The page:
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School Committee Balances Budget For 2012; High School to Change to Six Period Days

The Woonsocket School Committee made the necessary $1.8 million in cuts to balance their budget last night at Woonsocket Middle School at Hamlet.

The Woonsocket School Committee made the necessary $1.8 million in cuts to balance their budget for FY2012 last night.

They did it by cutting 10 high school teachers and changing the block schedule to a six-period day. They cut four middle school teachers, eliminated two LEAs (who help with special education needs,) cut five general education/ special education teaching assistants, cut five kindergarten teaching assistants, closed Second Avenue School and Social Street School, ordered a mandatory building shutdown during Christmas and lastly, cut one assistant principal at the middle schools.

About 200 Woonsocket residents, teachers and students gathered inside the cafeteria at on Thursday evening to air their concerns about the school budget. 

They came out to protect their extracurricular activities, their performance arts, their ROTC program, their principals, their teaching assistants and their quality of education.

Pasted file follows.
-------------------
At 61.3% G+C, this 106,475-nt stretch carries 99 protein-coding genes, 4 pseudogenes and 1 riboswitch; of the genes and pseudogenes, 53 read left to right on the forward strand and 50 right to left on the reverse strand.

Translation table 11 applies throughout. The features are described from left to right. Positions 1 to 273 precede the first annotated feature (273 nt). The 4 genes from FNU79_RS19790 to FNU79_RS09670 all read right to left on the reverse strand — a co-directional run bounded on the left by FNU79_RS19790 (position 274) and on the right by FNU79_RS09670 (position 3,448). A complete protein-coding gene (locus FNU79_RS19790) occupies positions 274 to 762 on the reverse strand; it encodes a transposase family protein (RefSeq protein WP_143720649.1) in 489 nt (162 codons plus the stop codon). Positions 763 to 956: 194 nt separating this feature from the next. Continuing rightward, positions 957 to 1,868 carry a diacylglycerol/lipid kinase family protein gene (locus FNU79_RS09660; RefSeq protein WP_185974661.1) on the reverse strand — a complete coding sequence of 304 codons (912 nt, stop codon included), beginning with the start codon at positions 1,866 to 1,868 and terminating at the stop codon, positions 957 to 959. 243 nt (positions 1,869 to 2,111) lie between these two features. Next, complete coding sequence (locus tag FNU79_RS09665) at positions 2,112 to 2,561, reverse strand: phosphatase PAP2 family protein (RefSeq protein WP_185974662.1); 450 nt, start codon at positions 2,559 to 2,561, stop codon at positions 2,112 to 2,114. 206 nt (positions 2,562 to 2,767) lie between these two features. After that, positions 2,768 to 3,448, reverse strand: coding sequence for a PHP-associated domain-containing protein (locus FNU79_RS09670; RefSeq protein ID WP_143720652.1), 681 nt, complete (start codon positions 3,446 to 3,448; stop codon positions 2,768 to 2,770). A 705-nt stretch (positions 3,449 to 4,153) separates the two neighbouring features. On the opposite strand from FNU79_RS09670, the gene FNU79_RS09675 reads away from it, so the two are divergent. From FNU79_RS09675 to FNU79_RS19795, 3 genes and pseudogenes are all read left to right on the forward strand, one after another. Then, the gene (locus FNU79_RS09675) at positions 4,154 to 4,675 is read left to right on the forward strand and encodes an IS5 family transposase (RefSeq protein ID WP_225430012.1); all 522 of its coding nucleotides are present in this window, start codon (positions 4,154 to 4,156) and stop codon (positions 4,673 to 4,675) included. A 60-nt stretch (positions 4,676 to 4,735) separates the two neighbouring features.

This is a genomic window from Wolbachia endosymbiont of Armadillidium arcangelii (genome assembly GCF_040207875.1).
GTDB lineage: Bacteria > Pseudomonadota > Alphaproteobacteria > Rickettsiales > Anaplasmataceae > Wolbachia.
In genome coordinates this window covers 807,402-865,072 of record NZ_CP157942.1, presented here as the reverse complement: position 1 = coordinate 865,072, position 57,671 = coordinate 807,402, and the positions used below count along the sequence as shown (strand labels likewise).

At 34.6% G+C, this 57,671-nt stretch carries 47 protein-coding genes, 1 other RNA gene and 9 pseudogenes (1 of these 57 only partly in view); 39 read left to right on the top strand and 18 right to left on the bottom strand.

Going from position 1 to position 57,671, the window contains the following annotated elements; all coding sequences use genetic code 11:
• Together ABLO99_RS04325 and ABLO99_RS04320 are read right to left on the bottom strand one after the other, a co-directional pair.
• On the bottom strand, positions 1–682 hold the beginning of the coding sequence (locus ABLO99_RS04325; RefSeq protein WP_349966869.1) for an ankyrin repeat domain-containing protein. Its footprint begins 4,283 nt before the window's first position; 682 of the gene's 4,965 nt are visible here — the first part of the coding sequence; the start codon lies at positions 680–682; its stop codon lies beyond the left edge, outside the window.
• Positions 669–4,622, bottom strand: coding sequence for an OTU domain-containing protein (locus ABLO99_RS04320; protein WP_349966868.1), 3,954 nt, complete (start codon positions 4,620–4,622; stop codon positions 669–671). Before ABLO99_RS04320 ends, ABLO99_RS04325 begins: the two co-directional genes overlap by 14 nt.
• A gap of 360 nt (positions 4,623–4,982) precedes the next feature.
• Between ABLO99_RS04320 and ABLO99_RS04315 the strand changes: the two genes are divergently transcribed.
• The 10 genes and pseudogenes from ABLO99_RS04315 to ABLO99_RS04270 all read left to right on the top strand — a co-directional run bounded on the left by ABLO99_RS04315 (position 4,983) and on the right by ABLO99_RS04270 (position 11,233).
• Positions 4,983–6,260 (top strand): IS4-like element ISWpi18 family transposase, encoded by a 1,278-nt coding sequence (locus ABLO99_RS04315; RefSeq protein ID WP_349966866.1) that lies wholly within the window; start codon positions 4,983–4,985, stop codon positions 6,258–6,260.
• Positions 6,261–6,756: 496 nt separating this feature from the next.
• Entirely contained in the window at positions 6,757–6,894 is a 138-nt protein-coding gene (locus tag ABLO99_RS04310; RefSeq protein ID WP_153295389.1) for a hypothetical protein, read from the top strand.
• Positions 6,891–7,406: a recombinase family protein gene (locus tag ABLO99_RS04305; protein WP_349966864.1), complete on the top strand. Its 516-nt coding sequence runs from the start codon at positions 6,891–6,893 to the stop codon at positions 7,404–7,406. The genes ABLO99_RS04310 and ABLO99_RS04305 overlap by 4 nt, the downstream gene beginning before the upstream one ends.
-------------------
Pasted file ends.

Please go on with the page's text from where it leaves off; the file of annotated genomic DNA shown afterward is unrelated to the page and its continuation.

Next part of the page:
“Next year there will be no musical and no benefit if the six period day goes through, and that’s a shame,” said Jennifer Maiello, instructor of dance and theatre at Woonsocket High School.

Lt. Colonel Dan Richard who runs the Air Force ROTC program at WHS said that the six period day may end his program.  Kevin Plouffe, the director of the band, said many of his students may have to drop out if band was moved to an after-school program.  Currently both programs are offered as electives in the block schedule.

“We cannot create a musical caste system where only the children of the affluent are able to get a musical education,” said Plouffe.

Other students and teachers argued that they deserved the same education as the surrounding suburban communities.  Everyone in the room agreed that they deserved it.  They had come to speak their mind and wanted answers and decisions.

The School Committee sat on the stage and listened to them with looks of chagrin, stuck between the yearn to provide a competitive education with the pressing need to cut $1.8 million to balance the budget.